Activity: How far does your pizza travel?

We are going to do a simple activity that uses a pizza to help us think about where our food comes from and how far our food travels before we get to eat it. This is a key activity during Day #1 of our Days of Taste program and is always an eye-opener for the kids (plus, it adds in a bit of math skills in a real-life way).


Instructions are below or use this printable version: How Pizza Travels Activity


Materials for Activity

  • Get the printable version of the How far does our food travel worksheet here: How far does our food travel OR Use the below picture of the map of the United States and grab a blank sheet of paper.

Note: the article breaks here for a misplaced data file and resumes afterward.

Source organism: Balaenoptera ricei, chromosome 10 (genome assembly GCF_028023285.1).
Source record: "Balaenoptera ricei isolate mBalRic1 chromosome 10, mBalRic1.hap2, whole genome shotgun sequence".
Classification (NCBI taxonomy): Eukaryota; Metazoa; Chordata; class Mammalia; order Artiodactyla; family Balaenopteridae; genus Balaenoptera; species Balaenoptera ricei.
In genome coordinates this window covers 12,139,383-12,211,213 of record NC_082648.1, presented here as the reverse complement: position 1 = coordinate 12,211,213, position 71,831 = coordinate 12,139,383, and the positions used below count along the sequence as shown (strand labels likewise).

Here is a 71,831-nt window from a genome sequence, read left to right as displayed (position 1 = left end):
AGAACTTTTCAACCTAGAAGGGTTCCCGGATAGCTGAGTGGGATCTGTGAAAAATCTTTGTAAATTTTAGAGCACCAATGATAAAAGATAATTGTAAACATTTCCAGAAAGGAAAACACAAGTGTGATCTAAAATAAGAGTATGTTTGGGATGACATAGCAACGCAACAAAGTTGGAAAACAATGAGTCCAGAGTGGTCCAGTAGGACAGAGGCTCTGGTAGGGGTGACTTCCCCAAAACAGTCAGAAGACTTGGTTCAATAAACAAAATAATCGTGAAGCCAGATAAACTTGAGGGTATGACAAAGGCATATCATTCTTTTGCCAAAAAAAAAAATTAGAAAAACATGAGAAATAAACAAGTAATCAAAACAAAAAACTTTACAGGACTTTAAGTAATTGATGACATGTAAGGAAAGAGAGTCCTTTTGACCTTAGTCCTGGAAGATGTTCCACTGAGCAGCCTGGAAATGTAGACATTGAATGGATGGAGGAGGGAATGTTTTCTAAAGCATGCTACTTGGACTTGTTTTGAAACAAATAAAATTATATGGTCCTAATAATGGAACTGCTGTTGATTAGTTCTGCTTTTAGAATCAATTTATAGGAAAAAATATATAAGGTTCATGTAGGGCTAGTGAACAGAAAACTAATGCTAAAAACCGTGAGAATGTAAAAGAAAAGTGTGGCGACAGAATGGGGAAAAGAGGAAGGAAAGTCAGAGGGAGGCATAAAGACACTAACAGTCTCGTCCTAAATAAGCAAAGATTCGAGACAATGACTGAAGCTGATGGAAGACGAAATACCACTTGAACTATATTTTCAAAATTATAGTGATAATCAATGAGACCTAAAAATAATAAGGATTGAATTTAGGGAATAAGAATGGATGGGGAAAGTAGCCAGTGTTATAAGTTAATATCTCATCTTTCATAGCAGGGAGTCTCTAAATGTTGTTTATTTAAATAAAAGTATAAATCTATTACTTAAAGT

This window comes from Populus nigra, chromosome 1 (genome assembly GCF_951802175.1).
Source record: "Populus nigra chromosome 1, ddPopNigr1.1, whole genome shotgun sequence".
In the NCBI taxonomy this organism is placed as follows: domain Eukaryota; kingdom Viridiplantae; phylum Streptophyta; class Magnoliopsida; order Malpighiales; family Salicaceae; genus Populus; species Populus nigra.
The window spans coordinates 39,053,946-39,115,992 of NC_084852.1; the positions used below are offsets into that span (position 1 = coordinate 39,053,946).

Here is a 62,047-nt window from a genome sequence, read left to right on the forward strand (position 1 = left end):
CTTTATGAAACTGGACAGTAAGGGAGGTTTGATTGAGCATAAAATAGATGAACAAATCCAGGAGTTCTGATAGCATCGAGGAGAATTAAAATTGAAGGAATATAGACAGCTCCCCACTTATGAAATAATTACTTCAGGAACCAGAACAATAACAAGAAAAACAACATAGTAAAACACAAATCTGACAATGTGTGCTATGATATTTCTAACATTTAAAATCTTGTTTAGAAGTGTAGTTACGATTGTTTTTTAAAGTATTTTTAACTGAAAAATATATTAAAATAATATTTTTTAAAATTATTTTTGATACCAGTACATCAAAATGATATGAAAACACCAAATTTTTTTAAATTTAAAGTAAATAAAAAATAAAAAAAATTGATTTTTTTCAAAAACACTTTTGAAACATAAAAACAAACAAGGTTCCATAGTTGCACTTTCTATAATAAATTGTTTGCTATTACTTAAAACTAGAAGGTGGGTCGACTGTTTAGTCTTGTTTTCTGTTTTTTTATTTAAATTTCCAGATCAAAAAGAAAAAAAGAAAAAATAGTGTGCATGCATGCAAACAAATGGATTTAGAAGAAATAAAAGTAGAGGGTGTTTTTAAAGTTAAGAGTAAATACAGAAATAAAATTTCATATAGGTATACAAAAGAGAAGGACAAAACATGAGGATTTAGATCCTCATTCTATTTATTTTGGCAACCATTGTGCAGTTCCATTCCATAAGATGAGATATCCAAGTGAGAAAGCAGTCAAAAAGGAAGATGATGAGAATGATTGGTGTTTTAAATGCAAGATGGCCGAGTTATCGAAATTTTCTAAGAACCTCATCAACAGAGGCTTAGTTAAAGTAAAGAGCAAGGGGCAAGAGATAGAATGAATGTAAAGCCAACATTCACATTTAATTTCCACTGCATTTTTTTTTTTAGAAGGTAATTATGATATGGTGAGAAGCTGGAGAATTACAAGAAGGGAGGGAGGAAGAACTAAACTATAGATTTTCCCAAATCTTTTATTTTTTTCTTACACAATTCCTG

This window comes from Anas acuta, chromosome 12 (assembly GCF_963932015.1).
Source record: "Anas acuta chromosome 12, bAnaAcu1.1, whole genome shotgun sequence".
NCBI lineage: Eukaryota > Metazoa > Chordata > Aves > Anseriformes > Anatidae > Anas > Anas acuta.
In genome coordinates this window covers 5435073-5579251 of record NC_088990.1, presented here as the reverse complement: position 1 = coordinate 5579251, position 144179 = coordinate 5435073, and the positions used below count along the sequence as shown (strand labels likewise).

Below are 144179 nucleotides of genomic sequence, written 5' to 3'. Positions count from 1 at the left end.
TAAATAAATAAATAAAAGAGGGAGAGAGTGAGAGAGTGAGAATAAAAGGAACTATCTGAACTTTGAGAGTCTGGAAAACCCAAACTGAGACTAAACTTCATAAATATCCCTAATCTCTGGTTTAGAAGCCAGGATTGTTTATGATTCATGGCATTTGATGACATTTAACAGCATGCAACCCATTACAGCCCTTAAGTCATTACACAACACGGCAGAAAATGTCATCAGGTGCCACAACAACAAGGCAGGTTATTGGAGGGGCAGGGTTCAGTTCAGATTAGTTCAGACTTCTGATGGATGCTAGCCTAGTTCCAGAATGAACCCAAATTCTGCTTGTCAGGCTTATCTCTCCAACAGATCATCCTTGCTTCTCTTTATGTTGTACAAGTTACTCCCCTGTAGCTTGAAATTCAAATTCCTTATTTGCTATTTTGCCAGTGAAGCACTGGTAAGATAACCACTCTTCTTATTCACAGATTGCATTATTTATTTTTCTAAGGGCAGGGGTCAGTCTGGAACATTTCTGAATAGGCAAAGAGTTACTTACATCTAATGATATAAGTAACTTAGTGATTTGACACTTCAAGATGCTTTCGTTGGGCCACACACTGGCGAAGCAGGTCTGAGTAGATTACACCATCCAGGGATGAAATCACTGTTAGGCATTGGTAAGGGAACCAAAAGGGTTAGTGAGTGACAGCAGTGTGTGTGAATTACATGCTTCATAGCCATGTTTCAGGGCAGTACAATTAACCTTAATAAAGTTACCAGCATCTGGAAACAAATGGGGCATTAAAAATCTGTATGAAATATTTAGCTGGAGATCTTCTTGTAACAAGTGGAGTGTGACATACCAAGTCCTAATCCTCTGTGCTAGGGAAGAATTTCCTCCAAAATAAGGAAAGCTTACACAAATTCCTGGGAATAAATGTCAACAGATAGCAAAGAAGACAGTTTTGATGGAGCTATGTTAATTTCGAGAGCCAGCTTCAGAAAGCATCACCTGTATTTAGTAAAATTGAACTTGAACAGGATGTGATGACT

• Piece of paper
  • Pencil
  • Crayons, makers or something else to color with



  1. On a piece of paper, ask your children to draw a pizza with their favorite toppings. They can color in the picture as they want.
  2. Ask how long it normally takes to get a pizza delivered or to pick it up after the family decides pizza is for dinner. Have them write their answers in minutes below their picture.
  3. Ask students to estimate number of miles they think the pizza travels from where it was made to their door, and the amount of time.  Have them write their answer in miles and hours (or fraction of hours) below their picture. 
  4. Using the picture they drew as a guide, have him/her deconstruct the pizza to identify the key parts. You can create a chart of these ingredients on the same paper or a separate piece of paper, using the chart beneath the map of the United States as a guide. 
  5. Ask your child the key ingredients in each component of the pizza. He/she can write the answers down in the columns. Here are a few questions to help your child get to the key ingredient: